Parents Are a Huge Part of a Young Athlete's Story

Liu didn't know much about skating before Alysa got serious in the sport, but he learned quickly, and he was the one who convinced his daughter that she needed to make a coaching change to work on the artistic elements of her skating and focus on more than just the technical jumping that she was so good at.

"Our role is irreplaceable," says Liu. "Don't let anybody tell you to step aside and let the coaches do what they do. We need to step aside to allow the coaches to do their work, but at the same time, you need to have a watchful eye and you have to have a plan for your kid. What I did right was to have a plan for her. You advance from all the levels of skating, and then you set a goal looking at where she was, and then you come up with the next step and the next goal and then you pursue it. I think a parent's role is really important and any success story, if you ask any top athletes here in this country, I think all the parents played such an important role in their skating."

Lewis is also very active in directing Ju Ju's football career. When Ju Ju was 6 years old, Lewis started reaching out to private quarterback coaches near their Atlanta area home, but, "Nobody wanted to train him," says Lewis. "Everybody said he is too young, he is too young, wait until he gets older. It was very hard to find someone to work with, so I began training him on his own."

Father and son threw to each other in the yard every night, and when Ju Ju was 8 years old, he started working with Brandon Jones, who was a local quarterback coach at the time. Ju Ju worked with Jones twice a week, in addition to playing youth football and seven-on-seven. "Gymnasts, they start at 4 or 5, so why is quarterbacking any different?" asks Lewis. "If you are going to master something, it is going to take so long to do it. These people are professionals by the time they hit their teens."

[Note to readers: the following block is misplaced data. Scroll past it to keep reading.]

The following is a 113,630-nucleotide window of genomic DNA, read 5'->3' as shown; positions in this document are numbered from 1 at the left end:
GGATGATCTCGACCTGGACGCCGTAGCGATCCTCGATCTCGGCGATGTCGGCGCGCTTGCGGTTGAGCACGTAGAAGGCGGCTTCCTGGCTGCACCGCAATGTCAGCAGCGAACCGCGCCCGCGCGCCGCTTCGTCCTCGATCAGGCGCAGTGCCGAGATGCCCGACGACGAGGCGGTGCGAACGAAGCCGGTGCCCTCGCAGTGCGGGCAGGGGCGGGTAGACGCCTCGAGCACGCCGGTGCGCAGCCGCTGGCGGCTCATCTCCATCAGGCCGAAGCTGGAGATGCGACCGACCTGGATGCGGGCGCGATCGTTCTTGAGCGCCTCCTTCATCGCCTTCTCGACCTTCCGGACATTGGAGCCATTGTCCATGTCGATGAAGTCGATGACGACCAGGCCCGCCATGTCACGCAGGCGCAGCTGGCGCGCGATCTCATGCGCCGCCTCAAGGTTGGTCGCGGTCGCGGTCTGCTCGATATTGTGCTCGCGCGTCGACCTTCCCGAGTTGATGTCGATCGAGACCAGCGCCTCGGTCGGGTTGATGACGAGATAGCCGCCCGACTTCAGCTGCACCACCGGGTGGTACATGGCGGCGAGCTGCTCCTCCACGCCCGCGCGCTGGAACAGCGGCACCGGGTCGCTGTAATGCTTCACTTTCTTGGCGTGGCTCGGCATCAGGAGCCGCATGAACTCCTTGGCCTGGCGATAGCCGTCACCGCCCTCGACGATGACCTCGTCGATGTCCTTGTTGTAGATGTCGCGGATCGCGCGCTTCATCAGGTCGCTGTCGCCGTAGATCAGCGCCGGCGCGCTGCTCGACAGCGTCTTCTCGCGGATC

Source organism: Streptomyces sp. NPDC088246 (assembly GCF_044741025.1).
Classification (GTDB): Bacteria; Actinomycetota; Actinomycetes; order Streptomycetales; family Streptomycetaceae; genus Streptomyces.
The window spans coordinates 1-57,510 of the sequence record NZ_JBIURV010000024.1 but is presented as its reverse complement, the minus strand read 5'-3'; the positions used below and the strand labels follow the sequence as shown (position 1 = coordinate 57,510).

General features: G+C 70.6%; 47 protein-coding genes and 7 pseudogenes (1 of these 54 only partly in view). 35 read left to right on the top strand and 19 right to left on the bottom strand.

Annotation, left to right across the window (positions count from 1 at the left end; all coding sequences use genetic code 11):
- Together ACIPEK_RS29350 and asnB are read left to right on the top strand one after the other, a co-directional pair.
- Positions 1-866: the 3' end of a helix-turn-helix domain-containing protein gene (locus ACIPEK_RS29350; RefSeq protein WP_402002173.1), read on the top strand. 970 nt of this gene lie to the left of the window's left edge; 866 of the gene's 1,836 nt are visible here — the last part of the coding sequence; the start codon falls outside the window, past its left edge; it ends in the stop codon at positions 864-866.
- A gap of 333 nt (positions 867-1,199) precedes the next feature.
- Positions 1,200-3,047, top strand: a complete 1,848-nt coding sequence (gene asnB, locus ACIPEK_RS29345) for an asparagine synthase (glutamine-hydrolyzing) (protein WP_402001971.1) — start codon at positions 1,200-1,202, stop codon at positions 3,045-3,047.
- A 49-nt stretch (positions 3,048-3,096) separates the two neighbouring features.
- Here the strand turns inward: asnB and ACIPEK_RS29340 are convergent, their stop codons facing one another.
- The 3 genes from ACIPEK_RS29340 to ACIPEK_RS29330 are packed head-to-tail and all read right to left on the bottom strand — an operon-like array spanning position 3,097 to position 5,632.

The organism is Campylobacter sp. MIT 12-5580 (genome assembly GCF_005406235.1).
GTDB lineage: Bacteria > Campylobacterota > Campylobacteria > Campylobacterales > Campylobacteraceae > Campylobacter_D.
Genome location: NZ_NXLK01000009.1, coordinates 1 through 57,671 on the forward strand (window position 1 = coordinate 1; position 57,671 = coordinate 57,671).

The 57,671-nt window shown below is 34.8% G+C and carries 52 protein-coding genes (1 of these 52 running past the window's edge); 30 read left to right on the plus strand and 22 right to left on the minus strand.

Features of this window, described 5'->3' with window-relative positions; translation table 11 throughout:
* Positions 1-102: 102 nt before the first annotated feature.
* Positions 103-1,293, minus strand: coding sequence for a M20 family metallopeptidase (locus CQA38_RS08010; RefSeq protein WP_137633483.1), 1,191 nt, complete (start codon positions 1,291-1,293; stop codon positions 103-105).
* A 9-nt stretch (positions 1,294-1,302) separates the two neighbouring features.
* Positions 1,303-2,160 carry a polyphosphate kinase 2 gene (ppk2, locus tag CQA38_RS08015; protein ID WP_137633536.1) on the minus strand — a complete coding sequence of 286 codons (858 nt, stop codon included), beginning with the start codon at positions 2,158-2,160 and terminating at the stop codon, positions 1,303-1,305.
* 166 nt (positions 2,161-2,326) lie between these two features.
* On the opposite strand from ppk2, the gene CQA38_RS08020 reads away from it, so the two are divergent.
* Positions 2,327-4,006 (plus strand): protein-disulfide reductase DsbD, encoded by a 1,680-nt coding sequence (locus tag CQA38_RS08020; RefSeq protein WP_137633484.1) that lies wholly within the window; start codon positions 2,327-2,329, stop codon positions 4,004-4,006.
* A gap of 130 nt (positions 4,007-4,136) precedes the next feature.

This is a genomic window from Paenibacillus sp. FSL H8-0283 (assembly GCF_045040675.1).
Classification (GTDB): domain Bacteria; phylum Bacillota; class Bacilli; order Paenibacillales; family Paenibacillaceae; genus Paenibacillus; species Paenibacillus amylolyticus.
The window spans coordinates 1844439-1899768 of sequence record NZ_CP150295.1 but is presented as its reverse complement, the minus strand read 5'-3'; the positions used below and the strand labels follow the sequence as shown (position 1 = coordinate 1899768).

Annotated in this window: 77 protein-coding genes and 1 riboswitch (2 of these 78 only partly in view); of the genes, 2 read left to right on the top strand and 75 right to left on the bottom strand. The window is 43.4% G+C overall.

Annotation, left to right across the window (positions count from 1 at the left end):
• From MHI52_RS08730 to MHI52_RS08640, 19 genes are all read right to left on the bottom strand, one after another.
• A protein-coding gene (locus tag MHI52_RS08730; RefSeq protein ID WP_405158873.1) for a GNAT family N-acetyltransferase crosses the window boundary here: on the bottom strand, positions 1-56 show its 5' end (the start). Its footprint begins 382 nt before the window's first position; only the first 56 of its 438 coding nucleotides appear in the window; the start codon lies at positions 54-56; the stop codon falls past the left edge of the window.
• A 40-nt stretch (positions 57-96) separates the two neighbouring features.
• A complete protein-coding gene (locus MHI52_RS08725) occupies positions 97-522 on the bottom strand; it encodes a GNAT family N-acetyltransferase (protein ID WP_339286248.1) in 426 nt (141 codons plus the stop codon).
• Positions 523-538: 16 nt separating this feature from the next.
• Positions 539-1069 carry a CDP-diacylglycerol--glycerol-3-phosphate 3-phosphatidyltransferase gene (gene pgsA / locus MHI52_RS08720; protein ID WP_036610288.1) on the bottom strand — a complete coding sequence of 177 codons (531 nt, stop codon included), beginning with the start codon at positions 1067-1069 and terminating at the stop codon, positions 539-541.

Lewis also manages Ju Ju's schedule, because the football recruiting circuit never takes a day off. Ju Ju already has three scholarship offers and he hasn't even played varsity football. Lewis makes sure that Ju Ju takes the month of January off to rest his arm, but the remainder of his year is packed with football. This past year, Ju Ju played on a club team in the winter and a seven-on-seven team in the spring, then he attended college football camps and several invitational camps over the summer, and then went undefeated in football at Carrollton High School this fall.

"Take all that and triple it for the number of things we turn down," says Lewis. "There is definitely pressure [to do everything]."

Last year, Lewis caught wind that Joey King, who coached Trevor Lawrence, the 2021 No. 1 overall pick in the NFL draft, in high school, was coming back to Georgia to coach at Carrollton. So he took Ju Ju out of his old school and put him in eighth grade at Carrollton middle school, paying out-of-district tuition for this year. Lewis and Ju Ju currently live in Highland, another Atlanta suburb, and this spring, he plans to move with Ju Ju to Carrollton so they can be in-district to play for the coach who had a hand in the latest QB success story. Lewis says he's always rented a house since they've lived in the Atlanta area because he always knew they would move for the best high school football experience. This will be his first time buying a home there.

"We are at a point where we are all in," says Lewis. "Whatever it takes, best trainers, best recovery, best food. He is training with the best trainers money can buy."

Professional Athletes Speak on Youth Sports